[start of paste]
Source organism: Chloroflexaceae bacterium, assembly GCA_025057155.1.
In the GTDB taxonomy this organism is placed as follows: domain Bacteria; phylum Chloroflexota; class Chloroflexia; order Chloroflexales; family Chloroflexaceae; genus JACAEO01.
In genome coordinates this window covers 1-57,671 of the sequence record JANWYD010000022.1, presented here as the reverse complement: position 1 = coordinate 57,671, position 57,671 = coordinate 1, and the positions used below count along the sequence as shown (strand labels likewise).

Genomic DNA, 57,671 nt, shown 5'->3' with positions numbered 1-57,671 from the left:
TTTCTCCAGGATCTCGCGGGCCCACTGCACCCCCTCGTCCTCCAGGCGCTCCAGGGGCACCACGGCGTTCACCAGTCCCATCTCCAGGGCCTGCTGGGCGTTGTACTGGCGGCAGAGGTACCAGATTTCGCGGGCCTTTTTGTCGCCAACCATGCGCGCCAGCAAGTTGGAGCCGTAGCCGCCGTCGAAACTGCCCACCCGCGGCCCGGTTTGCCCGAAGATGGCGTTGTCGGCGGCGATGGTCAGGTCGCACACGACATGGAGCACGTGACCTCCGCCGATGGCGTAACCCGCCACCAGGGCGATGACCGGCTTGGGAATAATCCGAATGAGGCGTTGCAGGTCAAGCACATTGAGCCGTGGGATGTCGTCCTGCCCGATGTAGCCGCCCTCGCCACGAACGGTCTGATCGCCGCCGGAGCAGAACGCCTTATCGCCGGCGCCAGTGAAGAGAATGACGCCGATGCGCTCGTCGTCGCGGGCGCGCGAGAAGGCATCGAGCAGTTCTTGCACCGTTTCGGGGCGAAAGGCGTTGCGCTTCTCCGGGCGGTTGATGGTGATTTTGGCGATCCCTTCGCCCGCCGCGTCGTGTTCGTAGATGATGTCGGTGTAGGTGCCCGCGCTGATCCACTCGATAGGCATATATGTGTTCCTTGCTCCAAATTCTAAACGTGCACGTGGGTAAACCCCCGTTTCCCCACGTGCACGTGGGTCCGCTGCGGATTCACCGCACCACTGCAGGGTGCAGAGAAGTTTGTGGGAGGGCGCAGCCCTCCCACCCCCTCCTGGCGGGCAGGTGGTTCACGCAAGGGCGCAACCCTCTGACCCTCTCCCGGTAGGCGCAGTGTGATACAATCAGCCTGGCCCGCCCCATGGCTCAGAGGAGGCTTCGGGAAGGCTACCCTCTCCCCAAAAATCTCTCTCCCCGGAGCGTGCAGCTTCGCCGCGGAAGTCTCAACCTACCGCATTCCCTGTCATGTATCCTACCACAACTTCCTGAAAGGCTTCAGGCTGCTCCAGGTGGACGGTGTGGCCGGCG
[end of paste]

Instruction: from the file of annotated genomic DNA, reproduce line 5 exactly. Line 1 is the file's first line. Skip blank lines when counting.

TTTCTCCAGGATCTCGCGGGCCCACTGCACCCCCTCGTCCTCCAGGCGCTCCAGGGGCACCACGGCGTTCACCAGTCCCATCTCCAGGGCCTGCTGGGCGTTGTACTGGCGGCAGAGGTACCAGATTTCGCGGGCCTTTTTGTCGCCAACCATGCGCGCCAGCAAGTTGGAGCCGTAGCCGCCGTCGAAACTGCCCACCCGCGGCCCGGTTTGCCCGAAGATGGCGTTGTCGGCGGCGATGGTCAGGTCGCACACGACATGGAGCACGTGACCTCCGCCGATGGCGTAACCCGCCACCAGGGCGATGACCGGCTTGGGAATAATCCGAATGAGGCGTTGCAGGTCAAGCACATTGAGCCGTGGGATGTCGTCCTGCCCGATGTAGCCGCCCTCGCCACGAACGGTCTGATCGCCGCCGGAGCAGAACGCCTTATCGCCGGCGCCAGTGAAGAGAATGACGCCGATGCGCTCGTCGTCGCGGGCGCGCGAGAAGGCATCGAGCAGTTCTTGCACCGTTTCGGGGCGAAAGGCGTTGCGCTTCTCCGGGCGGTTGATGGTGATTTTGGCGATCCCTTCGCCCGCCGCGTCGTGTTCGTAGATGATGTCGGTGTAGGTGCCCGCGCTGATCCACTCGATAGGCATATATGTGTTCCTTGCTCCAAATTCTAAACGTGCACGTGGGTAAACCCCCGTTTCCCCACGTGCACGTGGGTCCGCTGCGGATTCACCGCACCACTGCAGGGTGCAGAGAAGTTTGTGGGAGGGCGCAGCCCTCCCACCCCCTCCTGGCGGGCAGGTGGTTCACGCAAGGGCGCAACCCTCTGACCCTCTCCCGGTAGGCGCAGTGTGATACAATCAGCCTGGCCCGCCCCATGGCTCAGAGGAGGCTTCGGGAAGGCTACCCTCTCCCCAAAAATCTCTCTCCCCGGAGCGTGCAGCTTCGCCGCGGAAGTCTCAACCTACCGCATTCCCTGTCATGTATCCTACCACAACTTCCTGAAAGGCTTCAGGCTGCTCCAGGTGGACGGTGTGGCCGGCG